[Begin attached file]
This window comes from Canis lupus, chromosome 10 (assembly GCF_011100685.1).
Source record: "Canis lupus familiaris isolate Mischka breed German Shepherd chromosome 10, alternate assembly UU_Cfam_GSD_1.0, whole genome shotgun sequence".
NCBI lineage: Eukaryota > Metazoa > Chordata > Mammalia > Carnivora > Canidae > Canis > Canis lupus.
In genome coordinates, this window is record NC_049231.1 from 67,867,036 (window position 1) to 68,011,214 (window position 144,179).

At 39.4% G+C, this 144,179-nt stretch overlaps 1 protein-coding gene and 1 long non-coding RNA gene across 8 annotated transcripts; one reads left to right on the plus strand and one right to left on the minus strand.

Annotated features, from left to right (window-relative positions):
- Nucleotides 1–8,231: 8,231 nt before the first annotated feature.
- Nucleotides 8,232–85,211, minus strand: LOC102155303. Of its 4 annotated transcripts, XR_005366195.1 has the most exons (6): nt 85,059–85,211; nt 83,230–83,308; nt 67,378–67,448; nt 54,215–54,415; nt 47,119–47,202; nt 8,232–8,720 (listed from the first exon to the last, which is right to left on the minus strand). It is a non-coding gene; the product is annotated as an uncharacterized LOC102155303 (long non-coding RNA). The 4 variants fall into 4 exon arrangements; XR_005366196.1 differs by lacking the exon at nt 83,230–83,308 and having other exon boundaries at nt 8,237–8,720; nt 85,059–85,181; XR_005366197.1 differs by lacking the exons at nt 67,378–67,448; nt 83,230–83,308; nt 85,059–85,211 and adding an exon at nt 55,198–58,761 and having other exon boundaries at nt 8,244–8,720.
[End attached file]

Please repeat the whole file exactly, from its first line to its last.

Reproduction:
This window comes from Canis lupus, chromosome 10 (assembly GCF_011100685.1).
Source record: "Canis lupus familiaris isolate Mischka breed German Shepherd chromosome 10, alternate assembly UU_Cfam_GSD_1.0, whole genome shotgun sequence".
NCBI lineage: Eukaryota > Metazoa > Chordata > Mammalia > Carnivora > Canidae > Canis > Canis lupus.
In genome coordinates, this window is record NC_049231.1 from 67,867,036 (window position 1) to 68,011,214 (window position 144,179).

At 39.4% G+C, this 144,179-nt stretch overlaps 1 protein-coding gene and 1 long non-coding RNA gene across 8 annotated transcripts; one reads left to right on the plus strand and one right to left on the minus strand.

Annotated features, from left to right (window-relative positions):
- Nucleotides 1–8,231: 8,231 nt before the first annotated feature.
- Nucleotides 8,232–85,211, minus strand: LOC102155303. Of its 4 annotated transcripts, XR_005366195.1 has the most exons (6): nt 85,059–85,211; nt 83,230–83,308; nt 67,378–67,448; nt 54,215–54,415; nt 47,119–47,202; nt 8,232–8,720 (listed from the first exon to the last, which is right to left on the minus strand). It is a non-coding gene; the product is annotated as an uncharacterized LOC102155303 (long non-coding RNA). The 4 variants fall into 4 exon arrangements; XR_005366196.1 differs by lacking the exon at nt 83,230–83,308 and having other exon boundaries at nt 8,237–8,720; nt 85,059–85,181; XR_005366197.1 differs by lacking the exons at nt 67,378–67,448; nt 83,230–83,308; nt 85,059–85,211 and adding an exon at nt 55,198–58,761 and having other exon boundaries at nt 8,244–8,720.